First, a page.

Linked by Thom Holwerda on Wed 6th Nov 2013 09:01 UTC
Google

Dieter Bohn, for The Verge:

So for a long time now, we've found ourselves asking the two questions again and again: what exactly is Google trying to accomplish with the Nexus program and what's the strategy with these Android updates? We sat down with three of the four main leaders of the Android team to ask those questions yet again. "Nexus stands for high specs at a really fair price," says Hiroshi Lockheimer, vice president of engineering for Android. "The other thing is the updates come directly from Google. Those are the attributes of Nexus that I think people have really enjoyed and we're not changing that strategy."

Yet while Google's answers to these two questions have been remarkably consistent over the past couple of years (and remains consistent today), the Nexus 5 and KitKat themselves seem to give us a different answer than their predecessors. The hardware and the software tell a more ambitious story: older Nexus devices were Android phones, but the Nexus 5 is the first true Google phone.

Something is happening in the Android world.

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joekiser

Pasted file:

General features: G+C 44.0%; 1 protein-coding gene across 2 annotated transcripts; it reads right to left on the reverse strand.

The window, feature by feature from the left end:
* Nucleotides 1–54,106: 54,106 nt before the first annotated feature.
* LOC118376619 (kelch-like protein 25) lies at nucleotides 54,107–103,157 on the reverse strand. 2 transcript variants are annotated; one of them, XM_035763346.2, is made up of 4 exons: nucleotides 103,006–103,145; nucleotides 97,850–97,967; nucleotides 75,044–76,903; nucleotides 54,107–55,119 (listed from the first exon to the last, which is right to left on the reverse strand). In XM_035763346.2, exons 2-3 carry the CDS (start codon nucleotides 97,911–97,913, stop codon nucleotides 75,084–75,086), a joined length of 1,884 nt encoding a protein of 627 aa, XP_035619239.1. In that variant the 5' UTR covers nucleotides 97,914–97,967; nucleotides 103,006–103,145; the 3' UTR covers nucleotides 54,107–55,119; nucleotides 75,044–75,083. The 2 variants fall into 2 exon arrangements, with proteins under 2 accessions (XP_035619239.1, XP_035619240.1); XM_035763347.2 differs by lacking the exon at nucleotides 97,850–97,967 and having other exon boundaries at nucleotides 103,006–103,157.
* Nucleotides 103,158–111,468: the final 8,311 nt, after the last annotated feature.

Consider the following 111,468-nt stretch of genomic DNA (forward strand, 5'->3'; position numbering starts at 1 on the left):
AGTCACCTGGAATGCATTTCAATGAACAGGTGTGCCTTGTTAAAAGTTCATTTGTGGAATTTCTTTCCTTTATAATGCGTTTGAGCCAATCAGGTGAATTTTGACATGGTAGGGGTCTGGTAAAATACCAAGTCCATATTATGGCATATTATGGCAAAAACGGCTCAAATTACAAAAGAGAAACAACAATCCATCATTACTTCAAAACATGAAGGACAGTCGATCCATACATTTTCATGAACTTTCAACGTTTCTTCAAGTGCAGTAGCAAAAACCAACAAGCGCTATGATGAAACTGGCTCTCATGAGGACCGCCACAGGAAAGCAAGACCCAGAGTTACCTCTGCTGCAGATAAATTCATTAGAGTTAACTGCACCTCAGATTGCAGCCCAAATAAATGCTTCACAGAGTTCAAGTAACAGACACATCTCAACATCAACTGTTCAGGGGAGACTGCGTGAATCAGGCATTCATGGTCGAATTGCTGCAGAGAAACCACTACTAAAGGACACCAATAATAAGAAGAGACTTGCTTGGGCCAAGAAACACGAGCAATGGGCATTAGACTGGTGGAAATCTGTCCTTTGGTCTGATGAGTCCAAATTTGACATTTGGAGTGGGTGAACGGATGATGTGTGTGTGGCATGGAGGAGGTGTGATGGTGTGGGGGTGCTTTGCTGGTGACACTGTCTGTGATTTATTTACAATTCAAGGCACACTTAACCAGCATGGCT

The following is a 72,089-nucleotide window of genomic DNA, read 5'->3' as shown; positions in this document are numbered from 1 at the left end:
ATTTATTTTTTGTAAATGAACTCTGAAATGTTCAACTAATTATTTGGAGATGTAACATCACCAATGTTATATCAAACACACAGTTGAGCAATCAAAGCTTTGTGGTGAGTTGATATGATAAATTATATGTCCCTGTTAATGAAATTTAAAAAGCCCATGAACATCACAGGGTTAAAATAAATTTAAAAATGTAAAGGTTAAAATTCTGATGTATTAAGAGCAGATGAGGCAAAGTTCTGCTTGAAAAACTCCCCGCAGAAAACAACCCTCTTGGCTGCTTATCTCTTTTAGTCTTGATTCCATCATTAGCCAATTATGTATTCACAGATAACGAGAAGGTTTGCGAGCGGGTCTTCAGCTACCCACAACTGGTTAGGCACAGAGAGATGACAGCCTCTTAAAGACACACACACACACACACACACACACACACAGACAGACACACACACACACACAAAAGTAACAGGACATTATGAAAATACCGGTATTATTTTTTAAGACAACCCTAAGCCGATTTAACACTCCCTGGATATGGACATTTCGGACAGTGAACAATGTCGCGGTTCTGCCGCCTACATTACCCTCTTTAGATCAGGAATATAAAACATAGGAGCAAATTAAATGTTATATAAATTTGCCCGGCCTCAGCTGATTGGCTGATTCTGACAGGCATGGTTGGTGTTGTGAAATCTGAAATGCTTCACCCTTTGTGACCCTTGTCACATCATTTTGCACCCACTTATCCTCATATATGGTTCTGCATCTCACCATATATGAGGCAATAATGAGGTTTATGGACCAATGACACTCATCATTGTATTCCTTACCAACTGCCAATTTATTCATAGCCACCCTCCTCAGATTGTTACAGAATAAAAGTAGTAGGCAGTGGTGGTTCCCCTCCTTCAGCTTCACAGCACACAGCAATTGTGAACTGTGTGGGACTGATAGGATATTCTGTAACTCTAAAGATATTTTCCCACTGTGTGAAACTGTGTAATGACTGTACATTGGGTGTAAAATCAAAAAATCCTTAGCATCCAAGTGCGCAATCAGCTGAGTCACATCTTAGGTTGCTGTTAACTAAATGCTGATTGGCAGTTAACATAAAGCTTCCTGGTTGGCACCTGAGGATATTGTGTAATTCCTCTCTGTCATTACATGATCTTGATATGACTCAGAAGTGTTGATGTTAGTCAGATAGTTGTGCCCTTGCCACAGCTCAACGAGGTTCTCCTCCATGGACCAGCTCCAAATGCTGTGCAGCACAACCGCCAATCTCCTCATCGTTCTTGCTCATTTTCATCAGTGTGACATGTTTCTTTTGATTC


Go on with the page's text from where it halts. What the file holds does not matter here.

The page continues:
Member since:
2005-06-30

Let's hope the manufacturers now *stop* with their bloatware and sell us devices with Stock Android. If Samsung, HTC, LG and so on think they have useful additions or replacements, let them offer those as apps in Google Play.


Better yet: give a choice to Android users at the first boot whether you want Google's ecosystem, or Samsung's, or Nokia's, or whatever. Some of us are still reluctant to play in Google's ecosystem.

Also, since I'm here, let me express my disappointment at Google for dropping updates for the Galaxy Nexus, a device that was still available for new purchase in their Play Store last October (ask me how I know). We purchased a Nexus 4 as the price dropped, but this poor showing of support for the "pure Android experience" has left us open to other products for our Christmas tablet purchase.

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